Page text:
With the moves, the COVID-19 crisis is reshaping the most profitable U.S. airline into a significantly smaller company in the near future.
It's an historic disruption for Delta, which has for years been one of Atlanta's most prominent and successful employers and corporate citizens, with broad reach and influence across the region. Just a month ago, the airline celebrated a record $1.6 billion profit sharing payout to employees.
Delta is now offering voluntary unpaid leave to employees and putting in place an immediate hiring freeze. The company has its headquarters near Hartsfield-Jackson International Airport and has 90,000 employees around the world, including more than 36,000 in Georgia.
Bastian said he will forgo his salary for the next six months.
In the memo to employees, he wrote that in the last few days, "the situation has worsened considerably, with large public events cancelled, businesses suspending travel, and popular destinations facing heightened government travel restrictions, including a 30-day ban to continental Europe announced Wednesday night."
Demand for travel is declining rapidly, "driving an unprecedented revenue impact," with more cancellations than new bookings for the next month.
Delta has put in place broad waivers of change fees to allow travelers to more easily alter their travel plans due to coronavirus concerns.
Requests for flight changes have come at such high volumes that they have overloaded Delta’s website and led to hours-long waits for customer service calls. The backlog of requests caused Delta to ask customers to “refrain from contacting us” unless they are traveling in the next 72 hours.
The bottleneck is so severe that some customers trying to cancel trips may not be able to reach Delta at all before the scheduled departure. The airline is telling customers that if their flight is covered by a change fee waiver, they can get a refund or change a reservation for an unflown ticket if they can’t get through to reservations in time.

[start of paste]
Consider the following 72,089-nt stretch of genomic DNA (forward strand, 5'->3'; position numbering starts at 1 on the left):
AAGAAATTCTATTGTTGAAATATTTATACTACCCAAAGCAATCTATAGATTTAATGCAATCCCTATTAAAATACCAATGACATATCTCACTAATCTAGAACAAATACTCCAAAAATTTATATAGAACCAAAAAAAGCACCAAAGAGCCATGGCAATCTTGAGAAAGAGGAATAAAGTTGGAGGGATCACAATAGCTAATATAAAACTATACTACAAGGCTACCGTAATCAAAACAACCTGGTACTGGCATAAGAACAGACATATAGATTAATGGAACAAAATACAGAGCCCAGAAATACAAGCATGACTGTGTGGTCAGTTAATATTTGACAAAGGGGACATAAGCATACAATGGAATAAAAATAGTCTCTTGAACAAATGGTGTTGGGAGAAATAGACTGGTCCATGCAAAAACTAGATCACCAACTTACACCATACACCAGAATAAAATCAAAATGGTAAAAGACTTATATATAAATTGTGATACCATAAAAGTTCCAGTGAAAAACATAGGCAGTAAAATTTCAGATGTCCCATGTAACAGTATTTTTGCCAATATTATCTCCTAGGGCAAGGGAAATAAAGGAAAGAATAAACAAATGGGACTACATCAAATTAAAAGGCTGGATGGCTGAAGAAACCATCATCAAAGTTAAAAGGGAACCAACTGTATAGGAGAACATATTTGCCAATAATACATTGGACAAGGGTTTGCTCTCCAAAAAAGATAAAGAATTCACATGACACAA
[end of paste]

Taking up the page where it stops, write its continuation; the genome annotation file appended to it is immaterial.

In addition to halting flights to most of Europe Delta has already cut back on flights to much of Asia, and demand for domestic travel has dropped precipitously.
"The speed of the demand fall-off is unlike anything we've seen — and we've seen a lot in our business," Bastian wrote. "The situation is fluid and likely to be getting worse."
The company will also delay deliveries of new planes it has ordered, saying the reduced capacity “requires a substantially smaller fleet.”
Other airlines, including United and American, have also announced steep flight cuts. Carriers have sought to reassure customers with details on their cleaning protocols and assurances that it’s safe to fly, but that has not prevented the sharp drop in travel.
Delta will also cut capital expenditures by at least $2 billion and substantially reduce its use of consultants and contractors.
The company is also in discussions with the White House and Congress regarding relief, and Bastian wrote that he is “optimistic that we will receive their support,” but that what form it will take is unpredictable.
Bastian said the company, which emerged from bankruptcy in 2007 to rebuild into an airline industry juggernaut, aims to “preserve cash and protect the company” and asked employees “to see what you can do to help us save cash.”
Analysts expect the billions of dollars the company has stockpiled through recent years of profitability will give it more leeway to weather the effects of the calamity. However, the plummet in travel will test all airlines, including Delta.
Bastian told employees the airline “is better-positioned to weather a storm of this magnitude than ever before in our history.”
“We will get through this, and taking strong, decisive action now will ensure that we are properly positioned to recover our business when customers start to travel again,” he wrote.